News You Can Use

How to draw a Genogram

Don't forget the bubbles - Sun, 11/11/2018 - 21:00
Cite this article as:
Bakhsh, D. How to draw a Genogram, Don't Forget the Bubbles, 2018. Available at:

As a Student Doctor at the University of Queensland, I was offered the opportunity to shadow the Adolescent Team at The Child and Youth Mental Health Service (or CYMHS) at the Queensland Children’s Hospital. This was an amazing opportunity to observe some really important work in two of my special interest areas: Paediatrics and Psychiatry. The attachment really drove home that patients don’t exist in isolation, and how this is particularly true for children. The surrounding family system strongly dictates how well they will fare once they leave the hospital.

As part of this attachment I was asked to prepare and present Genograms for every patient at the weekly Multidisciplinary Team meeting. As I began to interview family members in order to gather the required 3 generations of family history, it became clear to me that a small diagram could represent and quickly convey what would otherwise have taken several pages of text. Genograms provide a wealth of insight at a glance, can help align patients with their most appropriate care, and are relatively easy to draw once you know how. They are a mainstay of Paediatrics for a reason.

When I first came across Genograms as a student, attempting to create one was very confusing and a little overwhelming. There are also surprisingly few reference materials available to aid you along the way. So in order to make this task a little easier for the next student, I put together this little video. I hope you find it useful.

– Daniel Bakhsh, Student Doctor, Doctor of Medicine Program, University of Queensland


The post How to draw a Genogram appeared first on Don't Forget the Bubbles.

Categories: News You Can Use

Screening for heart problems in young athletes

Paediatrics and Child Health - Fri, 11/09/2018 - 00:00
Physical training has several cardiovascular benefits. However, in rare cases, intensive exercise may be associated with sudden cardiac death (SCD). Although rare, SCD is the leading medical cause of death in the young athletes. The incidence rate of SCD is widely debated and largely unknown - the probable incidence range of SCD is between 1 and 2.5 per 100 000 athletes. The American Heart Association (AHA) estimates the prevalence of an underlying cardiovascular disorder in young athletes that predisposes to SCD as 0.3%.
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Growing up with Down Syndrome: Robyn Brady and Tara Coughlan

Don't forget the bubbles - Thu, 11/08/2018 - 21:00
Cite this article as:
DFTB, T. Growing up with Down Syndrome: Robyn Brady and Tara Coughlan, Don't Forget the Bubbles, 2018. Available at:

This talk was recorded live at DFTB18 in Melbourne, Australia. With the theme of ‘Science and Story’ we pushed our speakers to step out of their comfort zones and consider why we do what we do. Caring for children is not just about acquiring the scientific knowhow but also about taking a look beyond a diagnosis or clinical conundrum at the patient and their families. Tickets for DFT19, which will be held in London, UK, are now on sale from

Robyn Brady is a Staff Specialist at Lady Cilento Children’s Hospital in Brisbane, but for the purpose of this talk she is the proud mother of Maeve and Tara. We’ll let Robyn and Tara tell you of their lives together on their own words but if you want to know more about Sprung!! or donate to this amazing not-for profit collaborative then head over to their website.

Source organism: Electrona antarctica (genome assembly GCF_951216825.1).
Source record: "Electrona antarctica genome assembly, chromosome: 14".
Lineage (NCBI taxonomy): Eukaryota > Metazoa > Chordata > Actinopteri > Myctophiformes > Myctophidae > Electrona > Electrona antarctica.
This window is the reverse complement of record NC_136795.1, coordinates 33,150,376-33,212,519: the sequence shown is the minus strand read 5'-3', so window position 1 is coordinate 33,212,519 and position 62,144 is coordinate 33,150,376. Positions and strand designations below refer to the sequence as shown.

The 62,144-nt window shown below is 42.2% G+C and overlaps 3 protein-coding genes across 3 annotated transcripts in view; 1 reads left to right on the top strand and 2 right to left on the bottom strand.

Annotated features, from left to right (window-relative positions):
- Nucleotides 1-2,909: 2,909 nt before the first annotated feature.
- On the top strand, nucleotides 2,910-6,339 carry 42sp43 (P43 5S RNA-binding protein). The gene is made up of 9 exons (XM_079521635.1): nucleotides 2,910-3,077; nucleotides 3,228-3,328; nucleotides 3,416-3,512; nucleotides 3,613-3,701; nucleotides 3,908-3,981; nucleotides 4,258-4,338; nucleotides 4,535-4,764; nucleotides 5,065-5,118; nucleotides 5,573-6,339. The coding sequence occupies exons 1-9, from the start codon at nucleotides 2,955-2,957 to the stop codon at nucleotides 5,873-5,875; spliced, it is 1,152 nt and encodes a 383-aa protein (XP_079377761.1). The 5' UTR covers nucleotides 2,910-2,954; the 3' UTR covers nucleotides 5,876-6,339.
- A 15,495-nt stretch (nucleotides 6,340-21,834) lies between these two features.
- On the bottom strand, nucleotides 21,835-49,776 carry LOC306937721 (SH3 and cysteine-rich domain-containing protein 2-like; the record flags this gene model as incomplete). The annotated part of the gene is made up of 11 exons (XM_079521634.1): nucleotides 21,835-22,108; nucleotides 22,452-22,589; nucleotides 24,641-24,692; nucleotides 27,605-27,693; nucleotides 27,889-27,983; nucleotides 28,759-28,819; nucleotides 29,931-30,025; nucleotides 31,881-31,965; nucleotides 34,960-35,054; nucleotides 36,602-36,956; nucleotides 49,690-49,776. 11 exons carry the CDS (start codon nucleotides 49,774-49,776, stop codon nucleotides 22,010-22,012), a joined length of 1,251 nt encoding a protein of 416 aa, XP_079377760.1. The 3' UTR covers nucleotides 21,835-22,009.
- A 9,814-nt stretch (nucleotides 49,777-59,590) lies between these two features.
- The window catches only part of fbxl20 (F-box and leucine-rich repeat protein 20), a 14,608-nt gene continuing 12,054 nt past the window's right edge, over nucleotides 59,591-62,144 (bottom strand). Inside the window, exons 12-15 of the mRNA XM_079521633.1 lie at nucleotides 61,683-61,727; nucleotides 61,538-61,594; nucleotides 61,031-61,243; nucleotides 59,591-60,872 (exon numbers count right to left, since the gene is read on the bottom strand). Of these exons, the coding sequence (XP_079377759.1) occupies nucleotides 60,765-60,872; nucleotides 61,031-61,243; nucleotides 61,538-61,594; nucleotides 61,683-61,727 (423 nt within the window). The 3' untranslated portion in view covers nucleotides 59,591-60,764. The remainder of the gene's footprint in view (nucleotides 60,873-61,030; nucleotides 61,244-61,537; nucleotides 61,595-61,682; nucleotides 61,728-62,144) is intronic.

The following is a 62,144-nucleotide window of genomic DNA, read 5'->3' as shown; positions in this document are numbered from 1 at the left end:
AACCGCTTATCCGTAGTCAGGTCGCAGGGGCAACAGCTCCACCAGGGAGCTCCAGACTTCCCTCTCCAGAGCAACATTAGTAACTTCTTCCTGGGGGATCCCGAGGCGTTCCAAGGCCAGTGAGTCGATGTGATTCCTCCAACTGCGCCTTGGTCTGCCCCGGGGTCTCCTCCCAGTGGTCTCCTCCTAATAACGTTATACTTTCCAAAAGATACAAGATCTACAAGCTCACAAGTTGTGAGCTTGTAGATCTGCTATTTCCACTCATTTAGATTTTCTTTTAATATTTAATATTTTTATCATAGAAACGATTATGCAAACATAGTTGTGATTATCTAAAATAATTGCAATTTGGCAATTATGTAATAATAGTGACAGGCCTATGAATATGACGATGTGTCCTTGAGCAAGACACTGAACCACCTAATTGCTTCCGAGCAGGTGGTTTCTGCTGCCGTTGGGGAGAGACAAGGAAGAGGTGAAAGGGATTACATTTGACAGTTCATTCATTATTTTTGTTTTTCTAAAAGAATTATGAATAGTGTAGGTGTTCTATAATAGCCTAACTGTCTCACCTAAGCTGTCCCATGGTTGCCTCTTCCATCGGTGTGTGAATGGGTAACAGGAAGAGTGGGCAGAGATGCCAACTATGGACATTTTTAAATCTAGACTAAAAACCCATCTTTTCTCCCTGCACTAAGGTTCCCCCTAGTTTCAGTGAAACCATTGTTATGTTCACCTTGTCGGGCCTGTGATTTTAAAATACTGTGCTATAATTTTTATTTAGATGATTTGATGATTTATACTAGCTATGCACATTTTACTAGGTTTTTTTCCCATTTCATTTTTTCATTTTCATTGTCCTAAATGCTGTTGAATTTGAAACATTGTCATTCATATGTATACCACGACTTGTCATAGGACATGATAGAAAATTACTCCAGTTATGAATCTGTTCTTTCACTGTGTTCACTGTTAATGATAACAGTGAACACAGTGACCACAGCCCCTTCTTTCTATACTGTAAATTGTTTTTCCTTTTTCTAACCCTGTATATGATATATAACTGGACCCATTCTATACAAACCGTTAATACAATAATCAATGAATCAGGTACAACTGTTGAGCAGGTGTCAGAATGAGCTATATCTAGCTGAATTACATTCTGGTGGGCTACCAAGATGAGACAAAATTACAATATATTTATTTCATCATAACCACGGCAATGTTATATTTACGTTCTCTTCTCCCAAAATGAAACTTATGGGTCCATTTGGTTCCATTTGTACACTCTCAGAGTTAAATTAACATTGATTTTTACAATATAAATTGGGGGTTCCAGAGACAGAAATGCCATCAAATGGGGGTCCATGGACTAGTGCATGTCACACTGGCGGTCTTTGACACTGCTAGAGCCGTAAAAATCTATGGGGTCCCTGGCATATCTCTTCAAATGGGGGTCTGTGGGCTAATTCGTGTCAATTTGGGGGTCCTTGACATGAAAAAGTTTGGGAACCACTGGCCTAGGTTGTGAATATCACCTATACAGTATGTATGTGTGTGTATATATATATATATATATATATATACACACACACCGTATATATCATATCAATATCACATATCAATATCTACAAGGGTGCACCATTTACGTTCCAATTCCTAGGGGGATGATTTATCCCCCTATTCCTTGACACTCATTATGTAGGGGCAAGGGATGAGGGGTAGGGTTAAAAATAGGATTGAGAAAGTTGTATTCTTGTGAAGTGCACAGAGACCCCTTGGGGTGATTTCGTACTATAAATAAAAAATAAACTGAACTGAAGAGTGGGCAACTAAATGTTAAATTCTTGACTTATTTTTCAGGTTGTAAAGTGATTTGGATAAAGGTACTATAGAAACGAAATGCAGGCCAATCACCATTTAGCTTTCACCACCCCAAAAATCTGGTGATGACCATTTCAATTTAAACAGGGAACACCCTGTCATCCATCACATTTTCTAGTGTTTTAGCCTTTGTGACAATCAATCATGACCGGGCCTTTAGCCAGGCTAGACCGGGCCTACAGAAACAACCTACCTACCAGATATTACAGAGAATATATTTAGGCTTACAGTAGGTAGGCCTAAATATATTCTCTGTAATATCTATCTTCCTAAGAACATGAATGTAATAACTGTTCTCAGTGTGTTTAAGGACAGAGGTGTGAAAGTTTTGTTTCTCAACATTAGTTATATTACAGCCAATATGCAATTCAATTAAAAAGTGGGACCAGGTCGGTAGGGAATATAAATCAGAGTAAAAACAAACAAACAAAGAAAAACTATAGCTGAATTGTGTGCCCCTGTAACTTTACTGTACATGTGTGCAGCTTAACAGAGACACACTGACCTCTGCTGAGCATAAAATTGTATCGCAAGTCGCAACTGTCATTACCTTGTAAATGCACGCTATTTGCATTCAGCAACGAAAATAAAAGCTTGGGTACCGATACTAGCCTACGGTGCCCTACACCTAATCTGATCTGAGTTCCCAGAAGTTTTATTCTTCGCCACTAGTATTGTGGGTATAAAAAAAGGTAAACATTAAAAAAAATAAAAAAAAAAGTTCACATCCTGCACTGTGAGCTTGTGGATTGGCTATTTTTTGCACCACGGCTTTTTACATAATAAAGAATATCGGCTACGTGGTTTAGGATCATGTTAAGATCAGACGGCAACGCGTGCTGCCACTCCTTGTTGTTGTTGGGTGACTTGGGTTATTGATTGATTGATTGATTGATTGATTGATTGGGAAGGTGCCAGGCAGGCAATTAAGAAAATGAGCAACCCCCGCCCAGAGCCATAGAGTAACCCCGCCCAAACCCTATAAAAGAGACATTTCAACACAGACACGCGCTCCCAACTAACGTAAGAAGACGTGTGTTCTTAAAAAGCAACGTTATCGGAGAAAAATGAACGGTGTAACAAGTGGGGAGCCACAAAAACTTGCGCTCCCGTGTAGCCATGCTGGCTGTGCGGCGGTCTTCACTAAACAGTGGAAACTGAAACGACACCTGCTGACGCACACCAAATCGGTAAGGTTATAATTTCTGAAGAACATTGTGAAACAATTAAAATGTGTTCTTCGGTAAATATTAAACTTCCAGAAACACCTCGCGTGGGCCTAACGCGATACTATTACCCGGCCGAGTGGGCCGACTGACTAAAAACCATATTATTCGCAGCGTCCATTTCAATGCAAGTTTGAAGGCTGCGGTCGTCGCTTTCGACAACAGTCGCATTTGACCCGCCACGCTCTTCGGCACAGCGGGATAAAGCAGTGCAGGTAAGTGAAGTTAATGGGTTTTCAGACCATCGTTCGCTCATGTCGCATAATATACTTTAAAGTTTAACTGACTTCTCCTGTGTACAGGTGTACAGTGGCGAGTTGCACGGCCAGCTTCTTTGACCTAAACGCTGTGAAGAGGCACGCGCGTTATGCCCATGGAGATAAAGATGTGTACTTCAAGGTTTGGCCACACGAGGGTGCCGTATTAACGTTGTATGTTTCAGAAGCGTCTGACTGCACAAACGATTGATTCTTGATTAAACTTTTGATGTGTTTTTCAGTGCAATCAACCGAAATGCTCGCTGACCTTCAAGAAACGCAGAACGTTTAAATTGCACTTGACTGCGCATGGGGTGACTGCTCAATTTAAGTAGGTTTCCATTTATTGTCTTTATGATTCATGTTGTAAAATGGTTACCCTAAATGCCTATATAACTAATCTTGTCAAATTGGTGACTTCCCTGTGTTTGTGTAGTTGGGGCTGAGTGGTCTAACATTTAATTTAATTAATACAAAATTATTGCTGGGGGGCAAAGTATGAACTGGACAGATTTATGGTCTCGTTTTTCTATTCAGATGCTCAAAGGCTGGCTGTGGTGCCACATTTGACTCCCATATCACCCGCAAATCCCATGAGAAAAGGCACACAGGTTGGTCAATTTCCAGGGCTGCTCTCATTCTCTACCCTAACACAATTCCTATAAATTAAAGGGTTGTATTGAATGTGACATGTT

Robyn Brady (L) and Tara Coughlan (R)

If you want our podcasts delivered straight to your listening device then subscribe to our iTunes feed or check out the RSS feed. Please embrace the spirit of FOAMed and spread the word.


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Stabbings in kids – when and where?

Don't forget the bubbles - Thu, 11/08/2018 - 12:19
Cite this article as:
Davis, T. Stabbings in kids – when and where?, Don't Forget the Bubbles, 2018. Available at:

You cannot have missed the UK media stories about the increase in stabbings in young people; and the data from hospitals in London supports this. This week saw the publication of an article in BMJ Open sharing data from stabbing presentations to a major trauma centre in London.

Where and when do young people get stabbed, and (perhaps more importantly) how can this information inform our violence reduction strategy?


Vulliamy P, Faulkner M, Kirkwood G, et al. Temporal and geographic patterns of stab injuries in young people: a retrospective cohort study from a UK major trauma centre, BMJ Open 2018;8:e023114. doi: 10.1136/bmjopen-2018-023114


Who were the patients?

This was a retrospective cohort study in a major trauma centre in London. It included all patients under 25 years of age who presented following injury from a knife or other sharp object (and who met the criteria for triggering a trauma team activation).

Patients were excluded if the injuries were due to self-harm or were accidental.

It’s also important to understand some key definitions that the authors used (based on WHO categorisation):

  • childhood – <16 years
  • late adolescence – 16-19 years
  • young adulthood – 20-25 years


What were they looking at?

The authors looked at the time of the incident, geographic location, and the demographics of the patients.


What were the numbers?

During the ten year period (2004-2014) 1824 patients under 25 years of age presented with stab injuries. This group represented 56% of the total number of penetrating injuries.

Perhaps most alarmingly, during the ten year period of this study, the number of presentations increased 25% each year.


Who were the victims?

They comprised of: 9.4% children; 47.2% were in late adolescence; and 43.4% were young adults. Although there were no major differences across the three ages groups, this study did note that in-hospital mortality was higher in the youngest age-group. However, overall mortality was only 2%.

97% were male and 71% of victims lived in the most deprived areas.